If a girlfriend told you she was feeling guilty about not feeling guilty, the two of you would share a good laugh, wouldn’t you? Still, there are plenty of working moms falling into the same strange scenario - they’re not agnst-ridden, with hearts broken and hair pulled out, because of the time they spend away from their kids at work or on business trips - yet maternal guilt never fails to whispers in their ears, “don’t enjoy yourself too much!”
This nonesense is completely self-inflicted, but so subtle, and lightening fast, we don’t even realize it. Besides just staying alert to it, other effective ways to stop, or at least muffle, the mommy guilt are all rooted in a good amount of high quality alone time with yourself.
Most of us, myself included until three years ago, don’t really take the time to figure out what success means to us. For me, it was going to college, finding a good job, getting my MBA, landing another good job, and racing up the corporate ladder. That’s what everyone around me was doing - people I loved, admired, and trusted - and it made sense to me. I never gave it much more thought than that, nor was I particularly unhappy. Instead, I think I was pretty much asleep at the wheel. That is, until I started looking at the people at the top of that ladder and realizing I didn’t want the life they had. I didn’t want to be on my blackberry during every family vacation, or helping my kids with their home work over the phone, from my office late at night. I also didn’t want to have to pay attention to the office politics or not speak my truth for fear of losing my job - and my big paycheck. Once I defined what success meant to me, and only me, then I became 100% more comfortable with the choices I made about my career and family.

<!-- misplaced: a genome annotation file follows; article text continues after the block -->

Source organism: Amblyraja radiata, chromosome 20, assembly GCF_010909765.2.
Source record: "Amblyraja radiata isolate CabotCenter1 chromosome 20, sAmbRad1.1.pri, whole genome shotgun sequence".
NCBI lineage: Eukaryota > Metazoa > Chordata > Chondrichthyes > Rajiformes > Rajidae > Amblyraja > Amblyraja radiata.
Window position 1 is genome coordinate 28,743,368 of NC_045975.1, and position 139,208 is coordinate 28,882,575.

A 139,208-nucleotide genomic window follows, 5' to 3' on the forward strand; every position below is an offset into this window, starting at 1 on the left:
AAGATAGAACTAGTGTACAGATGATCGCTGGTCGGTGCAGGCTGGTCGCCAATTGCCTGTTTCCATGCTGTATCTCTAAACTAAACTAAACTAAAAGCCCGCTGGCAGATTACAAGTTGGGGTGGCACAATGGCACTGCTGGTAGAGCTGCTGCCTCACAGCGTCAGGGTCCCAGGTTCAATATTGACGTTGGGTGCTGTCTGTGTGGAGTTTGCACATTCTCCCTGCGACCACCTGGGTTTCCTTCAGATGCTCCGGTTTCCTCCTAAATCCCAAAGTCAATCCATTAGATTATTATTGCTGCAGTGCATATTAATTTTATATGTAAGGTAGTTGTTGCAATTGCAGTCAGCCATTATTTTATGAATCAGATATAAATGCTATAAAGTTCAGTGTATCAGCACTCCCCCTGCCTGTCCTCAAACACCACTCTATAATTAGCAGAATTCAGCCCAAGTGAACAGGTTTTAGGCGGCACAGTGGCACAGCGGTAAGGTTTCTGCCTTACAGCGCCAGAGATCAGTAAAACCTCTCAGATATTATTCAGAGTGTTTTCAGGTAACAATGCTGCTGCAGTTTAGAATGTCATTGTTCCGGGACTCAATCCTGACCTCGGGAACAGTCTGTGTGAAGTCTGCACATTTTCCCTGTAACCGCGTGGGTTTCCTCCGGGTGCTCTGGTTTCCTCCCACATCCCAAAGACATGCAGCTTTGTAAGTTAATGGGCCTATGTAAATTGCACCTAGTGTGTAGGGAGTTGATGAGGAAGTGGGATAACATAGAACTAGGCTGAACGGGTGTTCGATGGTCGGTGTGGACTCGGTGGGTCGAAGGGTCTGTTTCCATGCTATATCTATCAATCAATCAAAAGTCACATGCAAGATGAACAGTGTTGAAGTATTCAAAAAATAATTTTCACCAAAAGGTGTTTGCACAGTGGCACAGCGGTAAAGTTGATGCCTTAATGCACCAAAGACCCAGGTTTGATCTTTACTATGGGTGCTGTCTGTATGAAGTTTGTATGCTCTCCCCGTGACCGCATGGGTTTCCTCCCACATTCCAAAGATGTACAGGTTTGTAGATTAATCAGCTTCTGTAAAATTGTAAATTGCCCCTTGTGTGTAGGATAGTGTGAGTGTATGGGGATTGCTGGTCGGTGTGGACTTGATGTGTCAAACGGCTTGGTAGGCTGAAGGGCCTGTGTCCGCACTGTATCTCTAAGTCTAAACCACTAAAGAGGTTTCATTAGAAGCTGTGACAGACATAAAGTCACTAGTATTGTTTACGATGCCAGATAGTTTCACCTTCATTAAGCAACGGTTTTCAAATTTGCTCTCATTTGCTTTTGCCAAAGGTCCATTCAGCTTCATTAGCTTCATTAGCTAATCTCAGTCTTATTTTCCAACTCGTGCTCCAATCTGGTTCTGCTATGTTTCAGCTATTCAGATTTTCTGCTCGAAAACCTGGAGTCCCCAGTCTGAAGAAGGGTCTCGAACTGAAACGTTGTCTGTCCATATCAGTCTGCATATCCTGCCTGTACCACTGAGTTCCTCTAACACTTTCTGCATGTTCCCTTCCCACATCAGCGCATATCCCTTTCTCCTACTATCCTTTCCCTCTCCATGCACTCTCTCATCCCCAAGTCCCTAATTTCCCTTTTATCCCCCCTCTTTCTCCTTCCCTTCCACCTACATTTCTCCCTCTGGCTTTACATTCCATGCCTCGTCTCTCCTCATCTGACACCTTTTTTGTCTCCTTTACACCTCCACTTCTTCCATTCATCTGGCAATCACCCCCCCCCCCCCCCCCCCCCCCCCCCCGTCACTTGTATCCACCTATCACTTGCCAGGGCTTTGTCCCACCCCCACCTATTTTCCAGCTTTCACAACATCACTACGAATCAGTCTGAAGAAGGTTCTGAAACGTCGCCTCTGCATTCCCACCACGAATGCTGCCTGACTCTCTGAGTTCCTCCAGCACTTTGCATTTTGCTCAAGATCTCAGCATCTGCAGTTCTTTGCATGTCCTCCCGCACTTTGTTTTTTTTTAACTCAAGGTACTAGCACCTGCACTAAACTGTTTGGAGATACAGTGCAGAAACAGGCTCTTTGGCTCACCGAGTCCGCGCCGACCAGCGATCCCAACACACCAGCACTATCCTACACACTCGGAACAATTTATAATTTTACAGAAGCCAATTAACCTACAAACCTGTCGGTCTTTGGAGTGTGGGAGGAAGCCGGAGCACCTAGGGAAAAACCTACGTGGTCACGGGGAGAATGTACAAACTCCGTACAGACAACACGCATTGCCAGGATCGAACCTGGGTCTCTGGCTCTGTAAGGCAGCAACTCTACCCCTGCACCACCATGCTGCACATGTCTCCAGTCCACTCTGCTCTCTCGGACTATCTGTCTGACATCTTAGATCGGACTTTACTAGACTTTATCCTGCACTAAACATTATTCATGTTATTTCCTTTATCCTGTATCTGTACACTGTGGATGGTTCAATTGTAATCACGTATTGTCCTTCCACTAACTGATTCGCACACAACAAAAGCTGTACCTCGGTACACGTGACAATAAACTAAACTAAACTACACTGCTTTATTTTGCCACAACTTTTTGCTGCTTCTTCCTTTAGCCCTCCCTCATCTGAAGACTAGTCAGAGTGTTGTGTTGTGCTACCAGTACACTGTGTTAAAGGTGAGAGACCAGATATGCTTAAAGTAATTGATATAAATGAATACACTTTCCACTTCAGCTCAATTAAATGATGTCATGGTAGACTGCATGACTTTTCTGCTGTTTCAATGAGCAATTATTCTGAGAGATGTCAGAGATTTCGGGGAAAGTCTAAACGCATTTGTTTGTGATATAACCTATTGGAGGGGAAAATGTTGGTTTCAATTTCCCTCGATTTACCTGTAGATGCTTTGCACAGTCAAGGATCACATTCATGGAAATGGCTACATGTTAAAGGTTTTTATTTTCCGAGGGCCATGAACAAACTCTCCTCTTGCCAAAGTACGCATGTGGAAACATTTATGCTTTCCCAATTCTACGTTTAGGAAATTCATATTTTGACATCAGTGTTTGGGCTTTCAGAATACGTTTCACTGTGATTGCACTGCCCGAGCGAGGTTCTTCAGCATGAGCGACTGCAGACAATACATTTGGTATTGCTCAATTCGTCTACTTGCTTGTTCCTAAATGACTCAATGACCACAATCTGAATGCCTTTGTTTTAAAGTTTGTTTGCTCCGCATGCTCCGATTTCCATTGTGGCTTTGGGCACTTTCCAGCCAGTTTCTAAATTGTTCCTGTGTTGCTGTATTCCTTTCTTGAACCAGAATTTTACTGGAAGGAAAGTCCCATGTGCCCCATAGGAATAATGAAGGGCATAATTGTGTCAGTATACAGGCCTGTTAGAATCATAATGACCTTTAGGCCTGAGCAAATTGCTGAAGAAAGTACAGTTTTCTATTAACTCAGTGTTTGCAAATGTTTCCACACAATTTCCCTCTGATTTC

My choice is only mine. There are other women who want the career I was chasing, and who view it much differently than I do. I truly support them 100%, too. It doesn’t matter what I think, what our mothers or co-workers think, etc. We can put mommy guilt to rest, and get on that next plane with delight, when we know at a soul-level what we’re doing and why.
What’s your definition of success? What choices do you make to support it, or perhaps, not?
Posted by momprenuer Phaedra Cucina, author of the children’s book, My Mommy’s on a Business Trip.